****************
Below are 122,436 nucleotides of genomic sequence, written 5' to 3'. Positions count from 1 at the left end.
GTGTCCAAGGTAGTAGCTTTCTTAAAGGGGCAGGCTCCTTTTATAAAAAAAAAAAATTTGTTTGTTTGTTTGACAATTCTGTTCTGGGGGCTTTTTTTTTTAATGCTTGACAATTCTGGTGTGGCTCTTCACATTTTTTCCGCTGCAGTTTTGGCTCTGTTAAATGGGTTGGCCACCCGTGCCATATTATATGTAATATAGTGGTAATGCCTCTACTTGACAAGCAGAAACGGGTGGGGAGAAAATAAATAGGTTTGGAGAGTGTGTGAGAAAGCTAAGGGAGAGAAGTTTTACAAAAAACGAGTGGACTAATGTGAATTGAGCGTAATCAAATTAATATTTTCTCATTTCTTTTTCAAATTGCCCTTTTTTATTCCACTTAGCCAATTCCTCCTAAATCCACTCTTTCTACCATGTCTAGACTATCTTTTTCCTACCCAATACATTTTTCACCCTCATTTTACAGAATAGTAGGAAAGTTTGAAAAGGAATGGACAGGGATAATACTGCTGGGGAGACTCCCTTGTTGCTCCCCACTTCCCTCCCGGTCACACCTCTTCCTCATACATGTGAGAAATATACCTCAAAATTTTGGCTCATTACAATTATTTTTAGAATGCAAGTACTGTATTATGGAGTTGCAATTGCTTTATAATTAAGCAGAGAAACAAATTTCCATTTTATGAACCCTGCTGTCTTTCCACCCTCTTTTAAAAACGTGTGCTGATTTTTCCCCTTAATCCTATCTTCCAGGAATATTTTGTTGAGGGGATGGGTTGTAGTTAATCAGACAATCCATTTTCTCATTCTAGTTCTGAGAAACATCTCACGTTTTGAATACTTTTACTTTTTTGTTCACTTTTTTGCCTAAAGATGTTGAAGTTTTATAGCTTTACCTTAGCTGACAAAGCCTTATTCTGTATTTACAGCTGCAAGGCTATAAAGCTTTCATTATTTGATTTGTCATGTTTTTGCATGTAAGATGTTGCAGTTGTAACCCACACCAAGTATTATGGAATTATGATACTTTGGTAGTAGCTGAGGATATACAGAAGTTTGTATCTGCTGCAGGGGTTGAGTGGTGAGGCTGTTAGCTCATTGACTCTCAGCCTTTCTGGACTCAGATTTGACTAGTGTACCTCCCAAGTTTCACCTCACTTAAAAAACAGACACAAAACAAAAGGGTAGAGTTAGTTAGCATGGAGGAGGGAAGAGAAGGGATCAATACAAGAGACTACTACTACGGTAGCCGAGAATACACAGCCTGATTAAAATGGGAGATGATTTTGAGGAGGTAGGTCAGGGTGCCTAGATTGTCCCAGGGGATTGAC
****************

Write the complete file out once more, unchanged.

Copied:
Below are 122,436 nucleotides of genomic sequence, written 5' to 3'. Positions count from 1 at the left end.
GTGTCCAAGGTAGTAGCTTTCTTAAAGGGGCAGGCTCCTTTTATAAAAAAAAAAAATTTGTTTGTTTGTTTGACAATTCTGTTCTGGGGGCTTTTTTTTTTAATGCTTGACAATTCTGGTGTGGCTCTTCACATTTTTTCCGCTGCAGTTTTGGCTCTGTTAAATGGGTTGGCCACCCGTGCCATATTATATGTAATATAGTGGTAATGCCTCTACTTGACAAGCAGAAACGGGTGGGGAGAAAATAAATAGGTTTGGAGAGTGTGTGAGAAAGCTAAGGGAGAGAAGTTTTACAAAAAACGAGTGGACTAATGTGAATTGAGCGTAATCAAATTAATATTTTCTCATTTCTTTTTCAAATTGCCCTTTTTTATTCCACTTAGCCAATTCCTCCTAAATCCACTCTTTCTACCATGTCTAGACTATCTTTTTCCTACCCAATACATTTTTCACCCTCATTTTACAGAATAGTAGGAAAGTTTGAAAAGGAATGGACAGGGATAATACTGCTGGGGAGACTCCCTTGTTGCTCCCCACTTCCCTCCCGGTCACACCTCTTCCTCATACATGTGAGAAATATACCTCAAAATTTTGGCTCATTACAATTATTTTTAGAATGCAAGTACTGTATTATGGAGTTGCAATTGCTTTATAATTAAGCAGAGAAACAAATTTCCATTTTATGAACCCTGCTGTCTTTCCACCCTCTTTTAAAAACGTGTGCTGATTTTTCCCCTTAATCCTATCTTCCAGGAATATTTTGTTGAGGGGATGGGTTGTAGTTAATCAGACAATCCATTTTCTCATTCTAGTTCTGAGAAACATCTCACGTTTTGAATACTTTTACTTTTTTGTTCACTTTTTTGCCTAAAGATGTTGAAGTTTTATAGCTTTACCTTAGCTGACAAAGCCTTATTCTGTATTTACAGCTGCAAGGCTATAAAGCTTTCATTATTTGATTTGTCATGTTTTTGCATGTAAGATGTTGCAGTTGTAACCCACACCAAGTATTATGGAATTATGATACTTTGGTAGTAGCTGAGGATATACAGAAGTTTGTATCTGCTGCAGGGGTTGAGTGGTGAGGCTGTTAGCTCATTGACTCTCAGCCTTTCTGGACTCAGATTTGACTAGTGTACCTCCCAAGTTTCACCTCACTTAAAAAACAGACACAAAACAAAAGGGTAGAGTTAGTTAGCATGGAGGAGGGAAGAGAAGGGATCAATACAAGAGACTACTACTACGGTAGCCGAGAATACACAGCCTGATTAAAATGGGAGATGATTTTGAGGAGGTAGGTCAGGGTGCCTAGATTGTCCCAGGGGATTGAC